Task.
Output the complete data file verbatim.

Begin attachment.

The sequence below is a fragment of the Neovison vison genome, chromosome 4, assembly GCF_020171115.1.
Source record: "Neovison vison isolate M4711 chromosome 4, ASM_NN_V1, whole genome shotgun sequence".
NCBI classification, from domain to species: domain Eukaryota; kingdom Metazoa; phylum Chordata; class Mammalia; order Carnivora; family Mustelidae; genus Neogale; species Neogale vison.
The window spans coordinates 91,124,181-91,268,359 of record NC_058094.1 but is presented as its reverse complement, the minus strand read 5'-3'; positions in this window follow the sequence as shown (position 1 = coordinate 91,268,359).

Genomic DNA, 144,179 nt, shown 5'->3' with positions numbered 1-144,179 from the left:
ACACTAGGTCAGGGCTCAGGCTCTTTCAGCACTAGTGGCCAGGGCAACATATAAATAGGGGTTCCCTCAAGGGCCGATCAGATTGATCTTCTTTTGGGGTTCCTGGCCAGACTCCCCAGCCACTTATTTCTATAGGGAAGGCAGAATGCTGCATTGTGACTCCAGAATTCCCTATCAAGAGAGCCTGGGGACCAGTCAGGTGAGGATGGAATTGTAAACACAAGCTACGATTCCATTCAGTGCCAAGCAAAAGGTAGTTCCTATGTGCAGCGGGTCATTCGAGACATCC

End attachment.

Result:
The sequence below is a fragment of the Neovison vison genome, chromosome 4, assembly GCF_020171115.1.
Source record: "Neovison vison isolate M4711 chromosome 4, ASM_NN_V1, whole genome shotgun sequence".
NCBI classification, from domain to species: domain Eukaryota; kingdom Metazoa; phylum Chordata; class Mammalia; order Carnivora; family Mustelidae; genus Neogale; species Neogale vison.
The window spans coordinates 91,124,181-91,268,359 of record NC_058094.1 but is presented as its reverse complement, the minus strand read 5'-3'; positions in this window follow the sequence as shown (position 1 = coordinate 91,268,359).

Genomic DNA, 144,179 nt, shown 5'->3' with positions numbered 1-144,179 from the left:
ACACTAGGTCAGGGCTCAGGCTCTTTCAGCACTAGTGGCCAGGGCAACATATAAATAGGGGTTCCCTCAAGGGCCGATCAGATTGATCTTCTTTTGGGGTTCCTGGCCAGACTCCCCAGCCACTTATTTCTATAGGGAAGGCAGAATGCTGCATTGTGACTCCAGAATTCCCTATCAAGAGAGCCTGGGGACCAGTCAGGTGAGGATGGAATTGTAAACACAAGCTACGATTCCATTCAGTGCCAAGCAAAAGGTAGTTCCTATGTGCAGCGGGTCATTCGAGACATCC